I didn't see any adults declining their Shamrock Shuffle participation trophies

I didn't see any adults declining their Shamrock Shuffle participation trophies

On March 24, 2019, I ran the 2019 Shamrock Shuffle...and have never been more proud of such a mediocre performance.

When I showed up to run the 8K that Sunday, I felt like a flabby speck in a giant green throng of Shufflers. Honestly, the masses rendered me unremarkable: my personal fitness challenge was dwarfed by how commonplace a Shamrock Shuffle registration is in this city.

The event was so festive I almost forgot I was there to run five miles! There were tutus on girls, tutus on boys, face-painted cheeks, shamrock-y blazers, and thousands of proper running shoes being rocked by old and very old and young and very young and tall and short and very short Shufflers.

The rain that threatened my weather app the night before had thankfully stepped back to permit us a fun run in dry shoes.

Corral 'G' runners crossed the starting line around 9:10 AM. The streets were stuffed curb to curb with Shufflers: I let myself cry a little at how beautiful it was.

A woman tripped and fell on the red running carpet on the bridge across the Chicago River on North Wacker, and every participant in her orbit made sure that she was ok. (She was) I cried a little bit at how kind Chicagoans can be.

I let myself cry a little more as I ran behind a man who had been in his 70’s for a while. He was running a crooked mile, and he was doing so faster than me.

Oh the panorama! Thousands and thousands of green shirts bobbing in streets normally gridlocked for the downtown commute. I thought about the army it took to put that thing together: so immense and dedicated! I found myself wondering why people would volunteer for a race they weren’t even running in, but realized that was just my new-found cynicism doing its thang.

There was a kilt-wearing dude high-fiving runners and playing bagpipes while standing on the yellow line that divides State Street in two.

There was a runner somewhere in the pack who had halitosis.

There were young children passing me doing that youthful butt-kick run.

At about mile 4.2 there was a drum line giving us a pace cadence in 4/4 time: “go…..go…..go…..go…..”

There were friends and family cheering on the sidewalks, some with handmade signs for loved ones, others with more general bubble-letter messages of encouragement scrawled on the poster board held above their heads.

Of course mile 2 sucked. Always does. Of course it got easier after I saw the sign for mile 3. Of course it got tough between mile markers 4 and 5. (It seemed someone had placed the mile markers farther apart than I would have liked….) And while I could stand to switch out a song or two, my bomb-ass running playlist held up.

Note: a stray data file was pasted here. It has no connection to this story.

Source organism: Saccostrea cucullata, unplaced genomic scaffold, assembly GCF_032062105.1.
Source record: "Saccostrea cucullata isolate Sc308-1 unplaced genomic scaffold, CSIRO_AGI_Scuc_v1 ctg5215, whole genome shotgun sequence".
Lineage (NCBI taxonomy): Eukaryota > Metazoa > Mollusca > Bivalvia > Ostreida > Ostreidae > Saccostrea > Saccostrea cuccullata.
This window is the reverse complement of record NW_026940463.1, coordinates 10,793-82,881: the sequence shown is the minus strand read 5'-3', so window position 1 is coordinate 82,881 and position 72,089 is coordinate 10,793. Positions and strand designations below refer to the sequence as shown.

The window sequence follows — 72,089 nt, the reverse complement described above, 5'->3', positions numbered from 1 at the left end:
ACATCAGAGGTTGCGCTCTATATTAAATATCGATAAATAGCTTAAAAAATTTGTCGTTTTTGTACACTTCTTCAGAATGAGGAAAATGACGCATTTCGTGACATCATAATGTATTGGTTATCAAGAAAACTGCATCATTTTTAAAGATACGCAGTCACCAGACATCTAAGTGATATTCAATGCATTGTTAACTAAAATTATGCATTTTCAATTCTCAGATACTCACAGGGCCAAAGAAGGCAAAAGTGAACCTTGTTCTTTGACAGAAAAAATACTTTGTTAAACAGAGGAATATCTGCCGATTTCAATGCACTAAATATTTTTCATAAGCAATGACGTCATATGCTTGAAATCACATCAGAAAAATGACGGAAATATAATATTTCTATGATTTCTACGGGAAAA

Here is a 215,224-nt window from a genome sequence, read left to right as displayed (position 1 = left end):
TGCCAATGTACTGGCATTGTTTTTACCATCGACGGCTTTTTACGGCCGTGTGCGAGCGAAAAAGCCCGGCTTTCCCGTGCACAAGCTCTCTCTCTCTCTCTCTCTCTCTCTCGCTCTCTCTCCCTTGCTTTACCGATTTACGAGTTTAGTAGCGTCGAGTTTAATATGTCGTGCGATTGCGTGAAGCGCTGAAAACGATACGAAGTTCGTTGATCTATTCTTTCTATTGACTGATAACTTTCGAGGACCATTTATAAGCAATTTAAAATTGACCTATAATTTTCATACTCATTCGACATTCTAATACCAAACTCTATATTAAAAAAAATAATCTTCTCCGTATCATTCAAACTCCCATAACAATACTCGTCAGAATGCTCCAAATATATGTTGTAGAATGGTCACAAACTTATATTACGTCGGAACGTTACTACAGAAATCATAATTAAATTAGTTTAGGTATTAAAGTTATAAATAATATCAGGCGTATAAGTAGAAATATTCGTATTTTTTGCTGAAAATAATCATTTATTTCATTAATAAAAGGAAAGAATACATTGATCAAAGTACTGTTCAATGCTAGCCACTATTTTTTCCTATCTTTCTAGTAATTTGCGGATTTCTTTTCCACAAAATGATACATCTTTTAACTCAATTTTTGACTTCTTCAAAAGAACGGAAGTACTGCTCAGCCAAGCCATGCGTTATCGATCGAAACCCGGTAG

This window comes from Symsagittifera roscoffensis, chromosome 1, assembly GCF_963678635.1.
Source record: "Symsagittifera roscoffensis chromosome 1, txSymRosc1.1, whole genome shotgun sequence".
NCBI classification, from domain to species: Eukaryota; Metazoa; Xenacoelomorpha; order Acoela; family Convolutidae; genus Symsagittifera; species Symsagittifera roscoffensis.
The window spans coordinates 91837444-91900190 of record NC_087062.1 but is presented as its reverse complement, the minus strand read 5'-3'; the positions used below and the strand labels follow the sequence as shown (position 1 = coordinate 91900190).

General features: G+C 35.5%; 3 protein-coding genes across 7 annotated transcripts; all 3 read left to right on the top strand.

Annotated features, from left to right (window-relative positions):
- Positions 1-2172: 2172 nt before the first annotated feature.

There was a real bastard of a hill in the final mile that I think our next mayor should have removed from the course next year, but even that bitch bump couldn’t kill my shuffle. I never stopped running, and after a two-week lightning round of drills and training, I finished a five mile run with 22000 of my midwest neighbors.

On the other side of the finish line there were dozens of high schoolers, sun-blanched runners, and (I’m betting) hung over 20 and 30-somethings handing out participation medallions to any winded person with an open hand, a banana and/or a water bottle. I didn’t see anyone turn down their participation trophies. Quite the opposite: people seemed pretty happy to receive them.

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I finished right smack dab in the middle of the pack. I placed 435th out of 1054 runners in my age group. I finished 5,832nd out of 11.272 lady runners. My pace was an unremarkable 11/min, and I’m having all of that Shuffle Shizzle engraved onto an inexpensive plastic rectangle that I will glue to my participation medal with a peel-off adhesive.

I’m not delusional. I don’t think I’m a great runner, or even a very good one. But as my ten year old self would say, “I don’t give a care.” ‘Cause see for maybe the first time in my adult life I’m giddy-proud of my mediocrity. 

Perhaps it’s BECAUSE of how middle of the pack I was that I felt the unfettered freedom to experience pride in myself without the need to side eye the accomplishments of those around me. That run was like a first date with myself, and it was pretty clear that we were going to be a thing.

And I will have that participation medallion forever - a trinket sent from the trophy industrial complex to a finish line on Columbus Ave in downtown Chicago - to have and hold as proof of and sentimental self-praise about an unremarkable, mediocre, C-grade participation in the 40th annual Shamrock Shuffle.

I don’t know what "real" trophy the fastest runners got and I honestly don’t give a care about that, either. I wasn’t there to win.

I was there to be a part of. I was there to finish what I started. I was there to not be on my couch on a cold Sunday morning in March. I was there to be a Shuffler among Shufflers. I was there to admire the beauty of the Chicago skyline.

I was there to participate.

And now I look forward to earning my next participation medallion for the Chicago Spring Half Marathon on May 19th, 2019.

After that, I will then look forward to grabbing another participation medallion when I cross the finish line at the Bank of America Marathon on October 13, 2019. (Click here if you'd like to donate to my charity: Special Olympics! Thanks so much!)

And it doesn't matter one bit what you think of my participation medallions, for only I can measure their value.

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That's my piece, and that's my peace. Thanks so much for taking the time to read my silly words. It truly means the world to me. Carry on...

OSM

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